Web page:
A study published by Hartmann et al. reported the natural course of CMV infection and disease in a large cohort of kidney transplant recipients with no prophylaxis or pre-emptive therapy for CMV. This study allowed for understanding the impact of CMV on renal graft, graft and patient survival, and development of diabetes mellitus after transplant. The overall incidence of CMV infection in all patients during the first 100 days after transplant was 63%. Incidence of CMV disease was three times higher (56% vs 20%) among seronegative recipients from seropositive donors as compared to the other groups of seropositive recipients (D+/R+ y D-/R+). It may therefore be concluded that the incidence of CMV disease is particularly high in D+/Rpatients in the absence of prophylaxis or pre-emptive therapy, and use of measures to prevent CMV infection is recommended. With regard to diabetes development, a multivariate analysis found a four-fold incidence of diabetes among patients with asymptomatic infection as compared to patients without infection. This study also found that CMV was significantly associated to recipient death and graft loss within 100 days of transplant.9

There are two potential approaches for preventing CMV infection in transplant patients, prophylaxis and pre-emptive  therapy.  Pre-emptive  therapy consists of regular monitoring using sensitive microbiological diagnostic procedures (pp65 antigenemia or CMV PCR) to detect the presence of CMV. If tests are positive based on a defined cut-off point, variable depending on the type of transplant and the procedure used, antiviral treatment is started until test negativisation and clinical resolution. Antiviral drugs used have varied over the years. For prophylaxis, an antiviral drug is continuously administered during the period of greatest risk following transplant.10-13

Pre-emptive therapy has shown beneficial effects in graft course and patient survival. The advent of an oral drug, such as valganciclovir (VGCV), with a good oral bioavailability and the development of sensitive diagnostic techniques such as pp65 antigenemia and PCR have allowed for taking this action in groups with less risk of CMV infection or disease, such as the D+/R+ group, and which are not receiving antilymphocyte antibodies (as induction or rejection treatment). Pre-emptive therapy costs less than because it is received by less patients. Drug exposure is shorter, which decreases toxicity associated to treatment and the risk of occurrence of antiviral resistance. In addition, the presence of low grade viremia allows for immune reconstitution against CMV.11 Disadvantages of preemptive therapy include the need for frequent monitoring using sensitive diagnostic techniques, and good patient compliance in regular follow-up. Weekly monitoring for 3-4 months is not feasible in all settings. Moreover, according to some studies, the efficacy of this measure for preventing the indirect effects caused by asymptomatic CMV replication, such as risk of rejection and graft dysfunction, has not been elucidated.14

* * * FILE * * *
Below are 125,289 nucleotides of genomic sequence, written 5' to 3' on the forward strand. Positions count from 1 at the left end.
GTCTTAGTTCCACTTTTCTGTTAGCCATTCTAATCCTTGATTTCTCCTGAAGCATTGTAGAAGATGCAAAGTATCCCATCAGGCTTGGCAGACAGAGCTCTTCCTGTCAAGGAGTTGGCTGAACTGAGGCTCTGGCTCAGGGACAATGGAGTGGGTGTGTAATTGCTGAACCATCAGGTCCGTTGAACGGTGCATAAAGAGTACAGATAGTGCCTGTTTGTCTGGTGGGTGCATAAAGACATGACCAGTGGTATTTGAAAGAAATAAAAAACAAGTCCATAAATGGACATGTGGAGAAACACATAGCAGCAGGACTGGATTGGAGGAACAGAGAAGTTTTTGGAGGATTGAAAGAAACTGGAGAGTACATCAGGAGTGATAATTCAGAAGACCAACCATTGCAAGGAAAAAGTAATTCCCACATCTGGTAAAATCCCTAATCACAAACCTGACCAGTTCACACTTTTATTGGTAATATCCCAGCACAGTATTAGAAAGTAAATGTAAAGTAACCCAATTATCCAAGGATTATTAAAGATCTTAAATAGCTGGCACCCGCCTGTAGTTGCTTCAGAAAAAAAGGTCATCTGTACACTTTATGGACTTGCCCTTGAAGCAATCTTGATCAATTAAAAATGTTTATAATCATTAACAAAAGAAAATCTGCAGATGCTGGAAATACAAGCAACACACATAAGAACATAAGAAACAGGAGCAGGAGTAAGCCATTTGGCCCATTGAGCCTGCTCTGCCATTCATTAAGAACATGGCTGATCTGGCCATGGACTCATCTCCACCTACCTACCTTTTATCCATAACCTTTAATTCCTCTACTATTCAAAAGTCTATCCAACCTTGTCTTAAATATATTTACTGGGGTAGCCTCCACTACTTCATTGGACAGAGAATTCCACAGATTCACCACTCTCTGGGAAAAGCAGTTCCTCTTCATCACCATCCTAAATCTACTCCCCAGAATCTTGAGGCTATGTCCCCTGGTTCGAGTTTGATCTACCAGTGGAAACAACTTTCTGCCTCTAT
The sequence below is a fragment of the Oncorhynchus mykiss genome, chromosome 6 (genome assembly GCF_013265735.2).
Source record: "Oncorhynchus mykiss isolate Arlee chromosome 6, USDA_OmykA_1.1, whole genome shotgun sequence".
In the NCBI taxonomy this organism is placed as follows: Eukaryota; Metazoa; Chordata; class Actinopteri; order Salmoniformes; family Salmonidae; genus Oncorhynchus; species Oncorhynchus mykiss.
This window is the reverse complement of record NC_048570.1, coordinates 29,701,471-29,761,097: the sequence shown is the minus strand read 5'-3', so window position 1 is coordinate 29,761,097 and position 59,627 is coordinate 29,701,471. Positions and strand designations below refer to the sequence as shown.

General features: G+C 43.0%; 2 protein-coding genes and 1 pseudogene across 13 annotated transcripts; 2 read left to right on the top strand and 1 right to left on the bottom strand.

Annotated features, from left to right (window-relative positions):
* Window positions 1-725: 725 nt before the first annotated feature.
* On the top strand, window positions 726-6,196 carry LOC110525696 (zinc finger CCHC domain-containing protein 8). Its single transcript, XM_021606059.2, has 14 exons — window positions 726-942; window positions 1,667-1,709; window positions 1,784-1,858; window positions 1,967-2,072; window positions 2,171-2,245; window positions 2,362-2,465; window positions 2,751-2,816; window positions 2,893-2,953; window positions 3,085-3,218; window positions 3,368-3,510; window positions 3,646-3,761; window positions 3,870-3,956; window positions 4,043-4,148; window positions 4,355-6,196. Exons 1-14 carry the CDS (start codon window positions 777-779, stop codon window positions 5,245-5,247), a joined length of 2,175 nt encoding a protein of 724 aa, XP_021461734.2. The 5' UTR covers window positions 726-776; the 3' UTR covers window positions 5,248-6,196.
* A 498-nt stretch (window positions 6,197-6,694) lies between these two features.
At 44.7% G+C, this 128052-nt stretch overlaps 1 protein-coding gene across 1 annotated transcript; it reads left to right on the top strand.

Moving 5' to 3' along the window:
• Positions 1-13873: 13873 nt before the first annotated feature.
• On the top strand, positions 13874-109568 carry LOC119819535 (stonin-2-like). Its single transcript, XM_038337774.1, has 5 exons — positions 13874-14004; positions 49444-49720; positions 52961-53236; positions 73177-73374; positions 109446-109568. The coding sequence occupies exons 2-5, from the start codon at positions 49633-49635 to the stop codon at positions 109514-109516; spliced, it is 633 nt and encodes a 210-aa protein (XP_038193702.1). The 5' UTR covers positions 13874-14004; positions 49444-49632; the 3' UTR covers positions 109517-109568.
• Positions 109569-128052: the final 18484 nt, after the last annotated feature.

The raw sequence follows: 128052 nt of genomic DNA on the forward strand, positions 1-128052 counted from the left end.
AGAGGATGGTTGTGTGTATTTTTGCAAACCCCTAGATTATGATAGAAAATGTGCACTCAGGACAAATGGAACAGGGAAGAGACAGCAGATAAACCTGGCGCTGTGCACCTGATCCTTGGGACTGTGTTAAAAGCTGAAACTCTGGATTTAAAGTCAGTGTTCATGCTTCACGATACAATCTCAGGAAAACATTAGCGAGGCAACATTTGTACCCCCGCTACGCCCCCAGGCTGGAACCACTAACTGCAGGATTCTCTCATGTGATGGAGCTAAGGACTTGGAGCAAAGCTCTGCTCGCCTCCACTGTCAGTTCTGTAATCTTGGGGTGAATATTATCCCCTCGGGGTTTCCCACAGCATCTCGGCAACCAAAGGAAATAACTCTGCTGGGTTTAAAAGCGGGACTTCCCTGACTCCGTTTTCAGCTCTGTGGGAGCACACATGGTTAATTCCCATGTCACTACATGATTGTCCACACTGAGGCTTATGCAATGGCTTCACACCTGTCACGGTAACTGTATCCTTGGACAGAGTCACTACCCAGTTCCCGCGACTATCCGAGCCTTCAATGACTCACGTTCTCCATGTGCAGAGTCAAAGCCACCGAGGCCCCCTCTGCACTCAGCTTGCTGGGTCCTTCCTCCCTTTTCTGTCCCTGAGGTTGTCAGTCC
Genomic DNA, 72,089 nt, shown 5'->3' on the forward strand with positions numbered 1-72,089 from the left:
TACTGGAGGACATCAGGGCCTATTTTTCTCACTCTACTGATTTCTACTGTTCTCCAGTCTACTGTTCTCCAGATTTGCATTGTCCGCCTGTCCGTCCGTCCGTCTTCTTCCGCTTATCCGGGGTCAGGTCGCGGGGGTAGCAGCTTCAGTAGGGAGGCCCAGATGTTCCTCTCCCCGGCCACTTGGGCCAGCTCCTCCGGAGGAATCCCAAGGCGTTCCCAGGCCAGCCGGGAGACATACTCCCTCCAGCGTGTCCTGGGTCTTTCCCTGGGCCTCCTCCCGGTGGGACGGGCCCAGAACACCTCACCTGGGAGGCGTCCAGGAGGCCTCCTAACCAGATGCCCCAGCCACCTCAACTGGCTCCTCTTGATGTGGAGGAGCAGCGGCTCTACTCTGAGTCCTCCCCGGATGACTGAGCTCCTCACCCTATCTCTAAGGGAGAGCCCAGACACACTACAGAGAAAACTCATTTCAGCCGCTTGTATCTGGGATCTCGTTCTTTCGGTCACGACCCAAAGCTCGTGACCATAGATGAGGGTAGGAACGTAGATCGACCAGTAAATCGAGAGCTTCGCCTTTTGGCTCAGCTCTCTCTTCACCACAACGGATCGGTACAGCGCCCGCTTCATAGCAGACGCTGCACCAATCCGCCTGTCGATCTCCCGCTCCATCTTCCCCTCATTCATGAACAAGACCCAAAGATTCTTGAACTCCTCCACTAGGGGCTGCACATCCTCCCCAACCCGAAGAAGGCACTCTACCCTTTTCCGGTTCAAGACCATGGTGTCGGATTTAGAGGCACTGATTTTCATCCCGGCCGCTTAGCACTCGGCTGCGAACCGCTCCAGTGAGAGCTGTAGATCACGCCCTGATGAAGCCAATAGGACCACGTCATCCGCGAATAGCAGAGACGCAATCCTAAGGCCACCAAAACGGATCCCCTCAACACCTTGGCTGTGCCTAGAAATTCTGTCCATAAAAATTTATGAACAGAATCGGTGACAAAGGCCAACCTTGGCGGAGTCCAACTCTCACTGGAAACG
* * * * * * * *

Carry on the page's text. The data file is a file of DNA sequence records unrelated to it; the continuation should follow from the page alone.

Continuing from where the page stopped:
Universal prophylaxis is related to risk of delayed-onset CMV disease (occurring after the end of prophylaxis) and risk of development of resistance to ganciclovir (GCV) due to long-term exposure to antivirals.15 As regards occurrence of resistance in patients on prophylaxis, a study by Eid et al. analysing this risk has recently been published. During a 4-year period, 225 recipients of D+/R- transplants received VGCV as prophylaxis for a median duration of 92 days. Twenty-nine percent of patients developed late-onset primary CMV disease. Resistant viral strains, with documented mutations in UL97 or UL54, were found in 6.2%.16

Arthurs et al. reported a liver transplant study examining the frequency of late-onset primary CMV infection in D+/R- patients administered VGCV prophylaxis for the first 100 days. Primary CMV infection was seen in 29% of patients 12-24 months after discontinuation of antiviral prophylaxis.17

There are several studies analysing the efficacy of VGCV for prophylaxis, particularly in the high-risk group. Akalin et al. analysed use of VGCV, GCV, or acyclovir in a group undergoing kidney or pancreas and kidney transplants. This study included patients receiving treatment with antilymphocyte antibodies, mismatched D+/R- patients, and patients with low or moderate risk. Overall disease incidence in the first year after transplant was 14%, with the greatest incidence occurring in D+/R- patients (47%). In addition, 25% of patients with antilymphocyte antibodies developed CMV disease.18